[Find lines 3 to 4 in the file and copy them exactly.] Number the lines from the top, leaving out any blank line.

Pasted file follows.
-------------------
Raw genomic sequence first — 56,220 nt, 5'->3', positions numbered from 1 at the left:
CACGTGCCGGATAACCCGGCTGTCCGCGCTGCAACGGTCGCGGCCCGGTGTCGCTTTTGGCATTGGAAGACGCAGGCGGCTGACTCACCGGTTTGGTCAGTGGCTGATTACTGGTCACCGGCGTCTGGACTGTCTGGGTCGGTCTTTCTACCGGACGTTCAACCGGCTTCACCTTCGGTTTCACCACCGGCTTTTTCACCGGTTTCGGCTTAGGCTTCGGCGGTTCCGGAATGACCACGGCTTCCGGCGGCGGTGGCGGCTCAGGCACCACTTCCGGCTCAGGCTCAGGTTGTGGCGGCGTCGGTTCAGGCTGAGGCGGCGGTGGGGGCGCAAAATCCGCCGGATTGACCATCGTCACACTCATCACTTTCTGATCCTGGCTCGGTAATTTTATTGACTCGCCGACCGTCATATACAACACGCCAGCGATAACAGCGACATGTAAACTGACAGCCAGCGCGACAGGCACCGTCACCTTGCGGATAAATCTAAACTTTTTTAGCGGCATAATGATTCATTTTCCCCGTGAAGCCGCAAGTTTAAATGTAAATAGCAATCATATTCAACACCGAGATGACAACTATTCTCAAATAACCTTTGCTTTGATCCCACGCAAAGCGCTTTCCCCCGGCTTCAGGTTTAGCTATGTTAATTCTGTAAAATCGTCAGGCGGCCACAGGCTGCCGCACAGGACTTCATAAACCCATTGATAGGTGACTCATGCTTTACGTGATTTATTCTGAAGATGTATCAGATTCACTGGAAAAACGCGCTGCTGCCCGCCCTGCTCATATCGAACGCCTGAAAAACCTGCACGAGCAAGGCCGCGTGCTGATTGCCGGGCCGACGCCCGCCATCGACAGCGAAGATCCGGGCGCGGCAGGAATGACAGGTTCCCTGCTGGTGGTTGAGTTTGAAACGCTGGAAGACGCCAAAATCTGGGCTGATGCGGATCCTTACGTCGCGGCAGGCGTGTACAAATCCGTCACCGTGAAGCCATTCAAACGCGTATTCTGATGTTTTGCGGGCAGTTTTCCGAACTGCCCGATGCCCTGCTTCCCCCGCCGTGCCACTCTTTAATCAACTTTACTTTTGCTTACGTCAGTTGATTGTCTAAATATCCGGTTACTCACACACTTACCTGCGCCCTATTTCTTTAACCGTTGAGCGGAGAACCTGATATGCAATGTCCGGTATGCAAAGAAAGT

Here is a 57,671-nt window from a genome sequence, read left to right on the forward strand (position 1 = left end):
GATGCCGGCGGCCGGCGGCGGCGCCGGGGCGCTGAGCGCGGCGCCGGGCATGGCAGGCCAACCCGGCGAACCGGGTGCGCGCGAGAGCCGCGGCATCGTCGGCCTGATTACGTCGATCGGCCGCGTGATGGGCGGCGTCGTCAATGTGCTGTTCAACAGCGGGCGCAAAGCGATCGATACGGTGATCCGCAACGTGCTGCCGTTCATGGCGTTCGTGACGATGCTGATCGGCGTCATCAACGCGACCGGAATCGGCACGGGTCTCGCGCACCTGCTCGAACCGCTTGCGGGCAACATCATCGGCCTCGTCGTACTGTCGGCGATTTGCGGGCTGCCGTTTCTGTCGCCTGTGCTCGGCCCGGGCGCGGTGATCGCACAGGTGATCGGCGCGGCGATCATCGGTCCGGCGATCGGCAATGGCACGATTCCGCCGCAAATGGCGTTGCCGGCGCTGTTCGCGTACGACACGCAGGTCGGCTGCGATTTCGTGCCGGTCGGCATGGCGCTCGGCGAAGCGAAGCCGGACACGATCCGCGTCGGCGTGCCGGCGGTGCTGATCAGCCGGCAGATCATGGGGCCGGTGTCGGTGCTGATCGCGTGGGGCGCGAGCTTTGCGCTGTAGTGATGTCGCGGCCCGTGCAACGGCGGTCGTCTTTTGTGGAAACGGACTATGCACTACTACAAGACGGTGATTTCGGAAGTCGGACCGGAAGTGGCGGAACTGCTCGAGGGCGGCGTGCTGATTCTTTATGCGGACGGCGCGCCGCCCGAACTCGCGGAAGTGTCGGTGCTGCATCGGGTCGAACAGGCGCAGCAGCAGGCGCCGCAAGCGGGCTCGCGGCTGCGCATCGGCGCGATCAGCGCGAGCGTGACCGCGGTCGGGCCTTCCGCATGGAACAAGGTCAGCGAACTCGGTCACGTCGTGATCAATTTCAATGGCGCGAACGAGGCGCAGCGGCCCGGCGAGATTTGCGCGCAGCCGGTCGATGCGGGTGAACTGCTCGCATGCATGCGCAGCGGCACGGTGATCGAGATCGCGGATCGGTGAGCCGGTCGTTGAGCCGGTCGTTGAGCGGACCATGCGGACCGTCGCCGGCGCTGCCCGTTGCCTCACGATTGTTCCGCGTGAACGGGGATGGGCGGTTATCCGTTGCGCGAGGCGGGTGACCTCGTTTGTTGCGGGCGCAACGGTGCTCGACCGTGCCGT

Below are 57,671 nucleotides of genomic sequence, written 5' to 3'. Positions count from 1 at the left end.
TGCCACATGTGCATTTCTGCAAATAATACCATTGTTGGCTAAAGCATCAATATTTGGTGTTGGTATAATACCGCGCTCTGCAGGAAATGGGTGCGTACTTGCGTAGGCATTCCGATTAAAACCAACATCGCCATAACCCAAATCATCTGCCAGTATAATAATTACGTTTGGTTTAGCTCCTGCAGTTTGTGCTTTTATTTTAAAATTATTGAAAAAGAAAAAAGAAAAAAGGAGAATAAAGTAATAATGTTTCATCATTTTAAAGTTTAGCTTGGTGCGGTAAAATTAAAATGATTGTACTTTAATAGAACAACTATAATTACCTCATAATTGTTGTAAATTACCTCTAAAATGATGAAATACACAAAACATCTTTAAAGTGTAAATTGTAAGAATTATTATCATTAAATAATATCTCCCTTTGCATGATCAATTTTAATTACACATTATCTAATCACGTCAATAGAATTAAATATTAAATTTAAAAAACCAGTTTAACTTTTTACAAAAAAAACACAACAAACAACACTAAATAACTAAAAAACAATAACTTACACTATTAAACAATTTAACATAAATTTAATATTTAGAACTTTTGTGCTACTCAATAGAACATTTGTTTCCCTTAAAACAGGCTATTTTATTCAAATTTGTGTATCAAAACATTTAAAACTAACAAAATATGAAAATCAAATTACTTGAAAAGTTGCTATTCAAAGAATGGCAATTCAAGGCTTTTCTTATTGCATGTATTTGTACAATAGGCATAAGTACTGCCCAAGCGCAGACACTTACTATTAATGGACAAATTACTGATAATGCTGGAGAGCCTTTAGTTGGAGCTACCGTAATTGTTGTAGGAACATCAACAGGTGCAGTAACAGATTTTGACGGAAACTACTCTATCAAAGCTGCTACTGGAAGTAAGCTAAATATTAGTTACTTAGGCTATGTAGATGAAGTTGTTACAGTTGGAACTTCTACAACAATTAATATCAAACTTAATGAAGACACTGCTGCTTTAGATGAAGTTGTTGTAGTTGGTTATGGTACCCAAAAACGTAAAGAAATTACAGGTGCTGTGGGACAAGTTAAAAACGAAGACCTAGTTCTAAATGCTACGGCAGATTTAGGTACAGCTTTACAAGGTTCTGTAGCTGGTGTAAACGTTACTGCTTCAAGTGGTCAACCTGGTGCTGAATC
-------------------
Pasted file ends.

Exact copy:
Here is a 57,671-nt window from a genome sequence, read left to right on the forward strand (position 1 = left end):
GATGCCGGCGGCCGGCGGCGGCGCCGGGGCGCTGAGCGCGGCGCCGGGCATGGCAGGCCAACCCGGCGAACCGGGTGCGCGCGAGAGCCGCGGCATCGTCGGCCTGATTACGTCGATCGGCCGCGTGATGGGCGGCGTCGTCAATGTGCTGTTCAACAGCGGGCGCAAAGCGATCGATACGGTGATCCGCAACGTGCTGCCGTTCATGGCGTTCGTGACGATGCTGATCGGCGTCATCAACGCGACCGGAATCGGCACGGGTCTCGCGCACCTGCTCGAACCGCTTGCGGGCAACATCATCGGCCTCGTCGTACTGTCGGCGATTTGCGGGCTGCCGTTTCTGTCGCCTGTGCTCGGCCCGGGCGCGGTGATCGCACAGGTGATCGGCGCGGCGATCATCGGTCCGGCGATCGGCAATGGCACGATTCCGCCGCAAATGGCGTTGCCGGCGCTGTTCGCGTACGACACGCAGGTCGGCTGCGATTTCGTGCCGGTCGGCATGGCGCTCGGCGAAGCGAAGCCGGACACGATCCGCGTCGGCGTGCCGGCGGTGCTGATCAGCCGGCAGATCATGGGGCCGGTGTCGGTGCTGATCGCGTGGGGCGCGAGCTTTGCGCTGTAGTGATGTCGCGGCCCGTGCAACGGCGGTCGTCTTTTGTGGAAACGGACTATGCACTACTACAAGACGGTGATTTCGGAAGTCGGACCGGAAGTGGCGGAACTGCTCGAGGGCGGCGTGCTGATTCTTTATGCGGACGGCGCGCCGCCCGAACTCGCGGAAGTGTCGGTGCTGCATCGGGTCGAACAGGCGCAGCAGCAGGCGCCGCAAGCGGGCTCGCGGCTGCGCATCGGCGCGATCAGCGCGAGCGTGACCGCGGTCGGGCCTTCCGCATGGAACAAGGTCAGCGAACTCGGTCACGTCGTGATCAATTTCAATGGCGCGAACGAGGCGCAGCGGCCCGGCGAGATTTGCGCGCAGCCGGTCGATGCGGGTGAACTGCTCGCATGCATGCGCAGCGGCACGGTGATCGAGATCGCGGATCGGTGAGCCGGTCGTTGAGCCGGTCGTTGAGCGGACCATGCGGACCGTCGCCGGCGCTGCCCGTTGCCTCACGATTGTTCCGCGTGAACGGGGATGGGCGGTTATCCGTTGCGCGAGGCGGGTGACCTCGTTTGTTGCGGGCGCAACGGTGCTCGACCGTGCCGT